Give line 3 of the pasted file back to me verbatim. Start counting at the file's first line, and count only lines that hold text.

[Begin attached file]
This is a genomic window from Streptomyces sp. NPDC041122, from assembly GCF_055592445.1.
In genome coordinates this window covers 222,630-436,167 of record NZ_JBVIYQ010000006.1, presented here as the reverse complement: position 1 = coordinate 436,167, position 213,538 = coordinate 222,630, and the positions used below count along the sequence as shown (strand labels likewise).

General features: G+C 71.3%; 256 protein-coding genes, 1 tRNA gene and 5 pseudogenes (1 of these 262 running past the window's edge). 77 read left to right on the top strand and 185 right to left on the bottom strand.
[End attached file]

General features: G+C 71.3%; 256 protein-coding genes, 1 tRNA gene and 5 pseudogenes (1 of these 262 running past the window's edge). 77 read left to right on the top strand and 185 right to left on the bottom strand.